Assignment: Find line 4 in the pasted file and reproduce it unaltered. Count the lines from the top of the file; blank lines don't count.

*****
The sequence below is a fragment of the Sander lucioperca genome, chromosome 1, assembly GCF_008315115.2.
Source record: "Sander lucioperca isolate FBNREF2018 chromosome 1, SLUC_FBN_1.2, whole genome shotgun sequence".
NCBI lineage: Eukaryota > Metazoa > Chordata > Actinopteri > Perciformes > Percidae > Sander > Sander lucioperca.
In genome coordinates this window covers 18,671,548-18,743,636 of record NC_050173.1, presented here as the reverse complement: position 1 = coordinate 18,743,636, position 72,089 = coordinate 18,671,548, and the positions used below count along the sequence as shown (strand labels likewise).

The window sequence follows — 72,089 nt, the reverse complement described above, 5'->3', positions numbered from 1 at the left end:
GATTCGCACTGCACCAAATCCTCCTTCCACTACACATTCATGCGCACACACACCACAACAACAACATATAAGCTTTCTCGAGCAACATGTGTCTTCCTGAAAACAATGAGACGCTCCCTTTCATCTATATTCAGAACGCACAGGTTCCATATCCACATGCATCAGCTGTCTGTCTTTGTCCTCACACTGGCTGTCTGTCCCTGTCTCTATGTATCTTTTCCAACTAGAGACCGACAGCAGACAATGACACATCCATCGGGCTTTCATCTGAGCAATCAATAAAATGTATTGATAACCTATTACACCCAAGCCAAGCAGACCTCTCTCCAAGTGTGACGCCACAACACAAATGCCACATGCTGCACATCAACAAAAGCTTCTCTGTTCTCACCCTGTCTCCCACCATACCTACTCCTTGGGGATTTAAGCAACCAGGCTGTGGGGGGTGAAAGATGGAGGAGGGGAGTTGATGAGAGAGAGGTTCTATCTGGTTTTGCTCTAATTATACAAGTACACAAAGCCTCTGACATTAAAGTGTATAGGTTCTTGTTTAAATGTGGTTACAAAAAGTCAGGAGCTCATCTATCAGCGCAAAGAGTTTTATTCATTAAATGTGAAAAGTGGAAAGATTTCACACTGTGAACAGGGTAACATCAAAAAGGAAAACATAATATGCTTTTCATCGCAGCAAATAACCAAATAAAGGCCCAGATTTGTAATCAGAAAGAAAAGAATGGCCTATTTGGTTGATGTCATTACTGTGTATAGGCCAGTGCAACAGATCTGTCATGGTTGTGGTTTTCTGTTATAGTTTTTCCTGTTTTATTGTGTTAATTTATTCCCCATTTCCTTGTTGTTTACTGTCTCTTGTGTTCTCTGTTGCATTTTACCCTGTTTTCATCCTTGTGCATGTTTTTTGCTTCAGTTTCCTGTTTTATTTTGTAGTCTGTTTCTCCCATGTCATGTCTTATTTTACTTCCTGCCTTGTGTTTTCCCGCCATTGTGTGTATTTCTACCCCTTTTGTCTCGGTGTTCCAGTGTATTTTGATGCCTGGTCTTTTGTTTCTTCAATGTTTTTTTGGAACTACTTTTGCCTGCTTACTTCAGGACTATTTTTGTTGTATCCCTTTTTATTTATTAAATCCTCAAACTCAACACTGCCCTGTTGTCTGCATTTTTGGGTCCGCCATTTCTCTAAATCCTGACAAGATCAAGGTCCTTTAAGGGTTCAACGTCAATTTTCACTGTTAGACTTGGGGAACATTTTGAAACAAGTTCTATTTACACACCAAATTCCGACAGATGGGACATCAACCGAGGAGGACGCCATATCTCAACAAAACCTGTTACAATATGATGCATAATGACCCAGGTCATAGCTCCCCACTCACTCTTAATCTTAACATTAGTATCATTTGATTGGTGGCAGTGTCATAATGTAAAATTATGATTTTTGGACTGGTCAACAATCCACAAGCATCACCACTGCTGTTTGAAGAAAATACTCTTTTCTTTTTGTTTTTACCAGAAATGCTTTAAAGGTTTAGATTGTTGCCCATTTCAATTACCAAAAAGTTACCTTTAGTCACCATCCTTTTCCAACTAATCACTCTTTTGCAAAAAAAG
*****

In genome coordinates this window covers 18,671,548-18,743,636 of record NC_050173.1, presented here as the reverse complement: position 1 = coordinate 18,743,636, position 72,089 = coordinate 18,671,548, and the positions used below count along the sequence as shown (strand labels likewise).